Swami Vivekananda (originally Narendranath Datta 1863 – 1902) was a Hindu holy man who advocated worldly action to overcome the severe poverty of India.
He was the favored disciple of the Hindu saint, Ramakrishna. More of an intellectual and activist than his master, Vivikenanda studied Western philosophy.¹
Vivekananda spoke out about the “emaciated” Indian masses. He felt that the Indian nation had become falsely proud and hypocritical. Accordingly, he downplayed spiritual experience,² parapsychology and siddhis (spiritual powers) in favor of his view of practical development. India can’t claim to be the guru of the world, he argued, if it hasn’t mastered the building blocks of universal nutrition, uncontaminated water and basic hygiene.³
Vivekananda founded the Ramakrishna Mission and was the first Hindu to be received by major audiences in the West.
¹ The following from Wikipedia:
Narendra was an avid reader and was interested in a wide range of subjects, including philosophy, religion, history, social science, art and literature. He was also interested in Hindu scriptures, including the Vedas, the Upanishads, the Bhagavad Gita, the Ramayana, the Mahabharata and the Puranas. Narendra was trained in Indian classical music, and regularly participated in physical exercise, sports and organised activities.
Narendra studied Western logic, Western philosophy and European history at the General Assembly’s Institution (now known as the Scottish Church College). In 1881 he passed the Fine Arts examination, and completed a Bachelor of Arts degree in 1884. Narendra studied the works of David Hume, Immanuel Kant, Johann Gottlieb Fichte, Baruch Spinoza, Georg W. F. Hegel, Arthur Schopenhauer, Auguste Comte, John Stuart Mill and Charles Darwin. He became fascinated with the evolutionism of Herbert Spencer and corresponded with him, translating Spencer’s book Education (1861) into Bengali. While studying Western philosophers, he also learned Sanskrit scriptures and Bengali literature. William Hastie (principal of General Assembly’s Institution) wrote, “Narendra is really a genius. I have travelled far and wide but I have never come across a lad of his talents and possibilities, even in German universities, among philosophical students”. Some accounts have called Narendra a shrutidhara (a person with a prodigious memory).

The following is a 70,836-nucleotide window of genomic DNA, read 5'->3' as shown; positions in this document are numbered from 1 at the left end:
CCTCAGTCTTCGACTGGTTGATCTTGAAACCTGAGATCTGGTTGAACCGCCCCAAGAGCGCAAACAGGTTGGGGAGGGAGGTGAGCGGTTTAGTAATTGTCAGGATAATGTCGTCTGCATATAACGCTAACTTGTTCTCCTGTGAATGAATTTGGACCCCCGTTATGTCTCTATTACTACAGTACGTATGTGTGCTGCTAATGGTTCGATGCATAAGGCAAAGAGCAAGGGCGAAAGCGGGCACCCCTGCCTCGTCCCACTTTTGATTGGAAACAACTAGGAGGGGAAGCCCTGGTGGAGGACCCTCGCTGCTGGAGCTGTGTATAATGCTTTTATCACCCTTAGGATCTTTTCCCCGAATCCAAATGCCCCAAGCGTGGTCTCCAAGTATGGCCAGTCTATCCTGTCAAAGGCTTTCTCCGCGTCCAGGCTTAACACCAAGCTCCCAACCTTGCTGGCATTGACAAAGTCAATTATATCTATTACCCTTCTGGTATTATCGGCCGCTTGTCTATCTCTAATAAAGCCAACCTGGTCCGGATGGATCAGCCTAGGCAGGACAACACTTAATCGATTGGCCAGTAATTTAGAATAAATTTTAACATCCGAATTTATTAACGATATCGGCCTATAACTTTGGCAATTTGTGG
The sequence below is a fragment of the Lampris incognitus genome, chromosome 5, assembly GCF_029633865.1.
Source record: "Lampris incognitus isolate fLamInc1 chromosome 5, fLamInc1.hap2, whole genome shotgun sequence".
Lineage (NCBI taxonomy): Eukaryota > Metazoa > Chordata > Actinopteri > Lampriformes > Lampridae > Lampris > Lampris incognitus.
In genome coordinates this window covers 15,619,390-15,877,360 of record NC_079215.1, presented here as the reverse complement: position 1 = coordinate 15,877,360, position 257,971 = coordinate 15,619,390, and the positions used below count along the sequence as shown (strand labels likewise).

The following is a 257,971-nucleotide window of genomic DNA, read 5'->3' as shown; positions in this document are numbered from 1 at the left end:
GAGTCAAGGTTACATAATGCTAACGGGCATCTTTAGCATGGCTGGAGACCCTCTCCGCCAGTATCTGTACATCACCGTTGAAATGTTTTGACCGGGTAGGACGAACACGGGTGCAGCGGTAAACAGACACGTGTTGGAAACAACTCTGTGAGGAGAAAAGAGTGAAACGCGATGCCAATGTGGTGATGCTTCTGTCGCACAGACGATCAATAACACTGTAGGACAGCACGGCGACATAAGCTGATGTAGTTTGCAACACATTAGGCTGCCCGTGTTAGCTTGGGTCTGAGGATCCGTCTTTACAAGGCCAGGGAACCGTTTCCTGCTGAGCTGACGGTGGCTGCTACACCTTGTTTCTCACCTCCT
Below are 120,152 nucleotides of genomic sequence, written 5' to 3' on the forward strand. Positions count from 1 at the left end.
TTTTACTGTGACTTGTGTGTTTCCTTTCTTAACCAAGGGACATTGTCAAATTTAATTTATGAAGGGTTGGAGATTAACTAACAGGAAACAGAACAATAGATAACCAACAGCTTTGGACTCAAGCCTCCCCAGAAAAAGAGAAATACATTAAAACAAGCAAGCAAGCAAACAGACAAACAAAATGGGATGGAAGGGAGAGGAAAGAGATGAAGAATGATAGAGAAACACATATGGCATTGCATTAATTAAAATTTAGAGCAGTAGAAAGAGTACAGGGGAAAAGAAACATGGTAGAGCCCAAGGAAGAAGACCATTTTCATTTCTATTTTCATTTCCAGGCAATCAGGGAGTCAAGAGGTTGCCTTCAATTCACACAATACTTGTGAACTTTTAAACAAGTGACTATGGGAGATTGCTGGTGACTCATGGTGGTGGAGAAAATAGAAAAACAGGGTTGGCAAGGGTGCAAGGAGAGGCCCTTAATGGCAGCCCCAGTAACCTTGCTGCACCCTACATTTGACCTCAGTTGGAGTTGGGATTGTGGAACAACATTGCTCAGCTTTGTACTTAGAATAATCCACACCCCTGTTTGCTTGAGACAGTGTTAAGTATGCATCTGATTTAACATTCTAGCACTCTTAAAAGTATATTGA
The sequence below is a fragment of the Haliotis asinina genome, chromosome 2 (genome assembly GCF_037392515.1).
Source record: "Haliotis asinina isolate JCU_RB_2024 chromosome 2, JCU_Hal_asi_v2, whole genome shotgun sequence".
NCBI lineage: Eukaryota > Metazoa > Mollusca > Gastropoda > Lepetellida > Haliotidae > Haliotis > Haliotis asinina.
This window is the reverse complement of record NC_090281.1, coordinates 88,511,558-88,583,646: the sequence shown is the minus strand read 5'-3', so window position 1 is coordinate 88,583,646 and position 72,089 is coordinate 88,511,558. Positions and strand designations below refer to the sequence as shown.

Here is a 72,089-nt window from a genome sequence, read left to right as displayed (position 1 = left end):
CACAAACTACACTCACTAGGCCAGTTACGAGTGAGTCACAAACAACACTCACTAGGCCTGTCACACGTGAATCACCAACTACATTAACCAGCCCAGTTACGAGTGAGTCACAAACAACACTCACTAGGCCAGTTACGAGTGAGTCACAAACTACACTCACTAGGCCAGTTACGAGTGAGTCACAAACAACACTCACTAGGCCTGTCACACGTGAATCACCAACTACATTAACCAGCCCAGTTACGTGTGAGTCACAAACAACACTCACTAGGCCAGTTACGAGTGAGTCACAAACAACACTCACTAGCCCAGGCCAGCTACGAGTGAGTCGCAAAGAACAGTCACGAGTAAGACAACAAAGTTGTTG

² By way of contrast, his master Ramakrishna spoke at length about purification, the inner life, and how this apparently relates to others.
³ In our hyper-industrialized world, one could argue that the so-called “developed” countries haven’t really mastered these either, albeit in a different way.